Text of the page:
|4||Exploring Professional Learning Options (pp. 68-80)||Gather tips for facilitating professional learning through small-group meetings (e.g., collaborative planning, faculty study groups, book study), for conducting demonstration lessons and co-teaching experiences, and for planning and conducting workshops. Explore the online resources to gather planning sheets, sample agendas, book study reflection sheets, a teacher needs assessment, and other PD planning resources.|
|5||Communicating with Parents (pp. 110-115)||Gather ideas for planning events that help parents understand our vision of elementary mathematics including back-to-school nights, family math nights, math fairs, and many more. See the online resources for sample planning sheets, parent/child math calendars, and math fair ideas.|
|5||Frequently Asked Questions (pp. 116-124)||Read this section to reflect on, and share with teachers, frequently-asked parent questions and how we might answer them. Included is a list of resources for developing parent programs.|
|Conclusion||Thinking Through the Change/Making the Change (pp. 125-129)||A comprehensive series of questions to guide your school/district’s efforts to transform math teaching. Use these questions to prompt staff discussions or guide your reform efforts.|
Math in Practice Grade-by-Grade Guides
The Math in Practice grade-level books offer a wealth of resources for teachers, but also have many features that support your role as math coach. These books, along with providing a wealth of grade-level specific lessons, formative assessments, and practice tasks, are perfect tools for guiding collaborative planning.
|Feature||How a Math Coach Might Use It|
|About the Math||Each module begins with an About the Math section that gives a quick look at the math to be taught. This section includes examples and diagrams and discusses, in teacher-friendly terms, what is expected of students. This brief view of the math content and standards is a great way to start planning meetings.|
|Progressions Chart||Found in the About the Math section, this quick progression chart shows how a skill appears in the grade before and the grade after. You might highlight the importance of teachers knowing what comes before/after as they plan their grade-level lessons. What comes before might provide ideas for initial tasks that check for retention of key ideas from the prior year, and what comes after guides teachers to thoroughly prepare students for the complexity of the skill in the subsequent year.|
|Learning Outcomes||These simple “I can…” statements sum up the skills/concepts and provide focus during teacher planning.|
|Ideas for Instruction and Assessment||You might look through the lessons in this section to discuss key elements of the lessons (hands-on and visual explorations, problem solving integrated with other skills, teacher questioning…). Discuss and select formative assessments with teachers. Many of the formative assessments include some student work, so you can discuss what we would like to see and what types of responses demonstrate proficiency.|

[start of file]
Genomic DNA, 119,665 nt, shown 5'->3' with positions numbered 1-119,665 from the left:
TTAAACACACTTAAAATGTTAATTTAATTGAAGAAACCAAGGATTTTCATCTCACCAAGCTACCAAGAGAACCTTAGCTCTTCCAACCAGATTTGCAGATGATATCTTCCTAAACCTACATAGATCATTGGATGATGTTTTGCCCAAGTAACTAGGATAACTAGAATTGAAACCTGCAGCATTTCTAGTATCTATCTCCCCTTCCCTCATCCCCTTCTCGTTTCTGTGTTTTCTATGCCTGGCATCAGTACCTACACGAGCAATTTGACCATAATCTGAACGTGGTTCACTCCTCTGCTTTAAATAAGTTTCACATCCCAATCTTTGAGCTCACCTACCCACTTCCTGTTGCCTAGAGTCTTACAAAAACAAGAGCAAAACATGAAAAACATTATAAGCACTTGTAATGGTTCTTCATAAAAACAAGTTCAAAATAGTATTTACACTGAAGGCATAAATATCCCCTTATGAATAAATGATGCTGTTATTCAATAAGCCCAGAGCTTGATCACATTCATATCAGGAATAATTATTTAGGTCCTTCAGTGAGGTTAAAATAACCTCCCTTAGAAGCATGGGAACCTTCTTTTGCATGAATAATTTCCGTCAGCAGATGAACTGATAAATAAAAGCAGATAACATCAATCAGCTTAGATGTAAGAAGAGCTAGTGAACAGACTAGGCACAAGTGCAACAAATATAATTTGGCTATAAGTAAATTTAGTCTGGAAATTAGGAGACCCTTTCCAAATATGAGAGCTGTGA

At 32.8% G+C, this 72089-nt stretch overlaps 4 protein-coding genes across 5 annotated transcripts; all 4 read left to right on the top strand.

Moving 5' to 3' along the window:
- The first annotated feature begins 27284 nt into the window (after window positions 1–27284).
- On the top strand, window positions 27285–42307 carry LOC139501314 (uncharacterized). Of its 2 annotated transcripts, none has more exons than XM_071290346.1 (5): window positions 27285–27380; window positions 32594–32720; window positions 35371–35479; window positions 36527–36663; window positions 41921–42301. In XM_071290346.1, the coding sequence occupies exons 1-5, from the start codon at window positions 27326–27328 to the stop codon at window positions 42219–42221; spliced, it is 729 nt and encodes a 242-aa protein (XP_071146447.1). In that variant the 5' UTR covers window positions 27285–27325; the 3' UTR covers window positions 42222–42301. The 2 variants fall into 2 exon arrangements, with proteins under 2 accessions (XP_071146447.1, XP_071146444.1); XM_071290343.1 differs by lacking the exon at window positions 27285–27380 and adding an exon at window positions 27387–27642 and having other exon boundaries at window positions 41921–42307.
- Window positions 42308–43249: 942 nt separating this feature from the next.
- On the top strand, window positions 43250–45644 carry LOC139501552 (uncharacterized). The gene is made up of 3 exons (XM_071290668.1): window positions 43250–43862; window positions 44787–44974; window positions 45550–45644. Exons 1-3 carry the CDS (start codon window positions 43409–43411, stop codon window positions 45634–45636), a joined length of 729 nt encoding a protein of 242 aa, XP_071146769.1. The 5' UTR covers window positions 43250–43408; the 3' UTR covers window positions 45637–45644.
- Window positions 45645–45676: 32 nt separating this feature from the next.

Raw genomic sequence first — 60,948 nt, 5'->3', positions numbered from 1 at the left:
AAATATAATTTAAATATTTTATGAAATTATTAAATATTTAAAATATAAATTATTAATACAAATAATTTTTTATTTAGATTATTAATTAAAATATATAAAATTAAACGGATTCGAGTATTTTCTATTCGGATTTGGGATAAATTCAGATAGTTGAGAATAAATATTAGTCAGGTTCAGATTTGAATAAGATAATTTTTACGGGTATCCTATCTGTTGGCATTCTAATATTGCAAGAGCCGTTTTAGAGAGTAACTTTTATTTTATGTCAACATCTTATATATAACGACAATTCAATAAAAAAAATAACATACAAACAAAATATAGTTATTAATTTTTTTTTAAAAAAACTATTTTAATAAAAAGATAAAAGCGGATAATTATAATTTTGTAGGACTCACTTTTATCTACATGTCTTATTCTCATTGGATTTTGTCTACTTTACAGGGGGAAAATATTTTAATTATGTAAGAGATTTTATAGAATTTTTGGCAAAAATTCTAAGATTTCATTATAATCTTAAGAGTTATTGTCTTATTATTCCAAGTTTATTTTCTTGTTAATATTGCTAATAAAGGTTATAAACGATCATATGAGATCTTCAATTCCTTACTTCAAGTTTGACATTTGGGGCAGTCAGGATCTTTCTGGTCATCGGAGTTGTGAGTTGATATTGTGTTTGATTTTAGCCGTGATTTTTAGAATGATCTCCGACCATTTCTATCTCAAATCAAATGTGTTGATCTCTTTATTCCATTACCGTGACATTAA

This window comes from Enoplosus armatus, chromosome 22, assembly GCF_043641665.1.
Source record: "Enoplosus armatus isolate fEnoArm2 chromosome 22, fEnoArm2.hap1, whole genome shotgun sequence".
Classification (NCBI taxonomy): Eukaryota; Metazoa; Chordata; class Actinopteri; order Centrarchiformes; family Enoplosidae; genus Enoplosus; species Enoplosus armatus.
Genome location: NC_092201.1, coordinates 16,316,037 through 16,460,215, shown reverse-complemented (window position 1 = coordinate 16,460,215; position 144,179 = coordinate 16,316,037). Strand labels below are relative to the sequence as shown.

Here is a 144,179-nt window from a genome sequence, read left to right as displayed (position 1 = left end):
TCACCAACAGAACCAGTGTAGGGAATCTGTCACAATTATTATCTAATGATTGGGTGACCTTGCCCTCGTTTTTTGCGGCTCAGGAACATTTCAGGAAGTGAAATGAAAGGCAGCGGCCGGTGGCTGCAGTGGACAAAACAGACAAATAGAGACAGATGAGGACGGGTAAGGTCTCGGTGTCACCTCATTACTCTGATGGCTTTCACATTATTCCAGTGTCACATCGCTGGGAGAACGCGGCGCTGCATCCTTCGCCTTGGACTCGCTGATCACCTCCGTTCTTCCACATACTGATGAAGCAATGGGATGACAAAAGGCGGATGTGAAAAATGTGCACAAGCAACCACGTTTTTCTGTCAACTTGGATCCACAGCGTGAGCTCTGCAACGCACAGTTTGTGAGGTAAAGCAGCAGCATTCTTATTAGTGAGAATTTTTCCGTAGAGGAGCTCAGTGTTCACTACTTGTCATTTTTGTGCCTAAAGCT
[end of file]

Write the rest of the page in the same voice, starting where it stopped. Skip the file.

|Additional Ideas for Support and Practice||Do teachers need ideas for continuing the learning with a small group of students who need more time? Do they need suggestions for getting students talking about the ideas? Would they benefit from finding engaging practice tasks that might take the place of traditional worksheets? This section provides lots of choice for support and practice.|
|Thinking Through a Lesson||One lesson in each module is titled “Thinking Through a Lesson”. This lesson has additional support (coaching speech bubbles) to help teachers get a glimpse into the thoughts of the teacher who developed the lesson. These are great lessons to discuss with teachers!|
|Vocabulary Lists||These appear near the end of each module and highlight important content vocabulary. Brainstorm ways to develop this language with students. You might refer teachers back to the Guide for Teachers (Chapter 4) for ideas on developing content vocabulary.|
|Table of Contents for Online Resources||At the end of each module is a list of the online resources that relate to the activities in that module. Explore the resources with teachers. Are there any that might be modified to work more effectively with this group of students? Most files are in Microsoft Word to allow them to be easily customized.|
Math in Practice as a Tool for Change
As a math coach, do you find yourself being pulled in different directions due to the varied needs of the K-5 math teachers with whom you work? While some need greater content knowledge, others would benefit from an understanding of progressions, while still others need support with changes to their teaching practice?
Do you find that you just don’t have enough time to do the many tasks you are charged to do? Math in Practice is filled with resources to make your job easier, from the About the Math sections of the grade-level books to the teaching tips found throughout the Guide for Teachers to the protocols and planning sheets in the Guide for Administrators. Both in the books and in the many online resources, you will find a wealth of tools to support you as you work to enhance your elementary math program.
Please become a part of the Math in Practice family by joining our Math in Practice Facebook group to gather and share ideas for teaching K-5 math.
For more information about the series, visit the Math in Practice website at https://www.heinemann.com/mathinpractice/.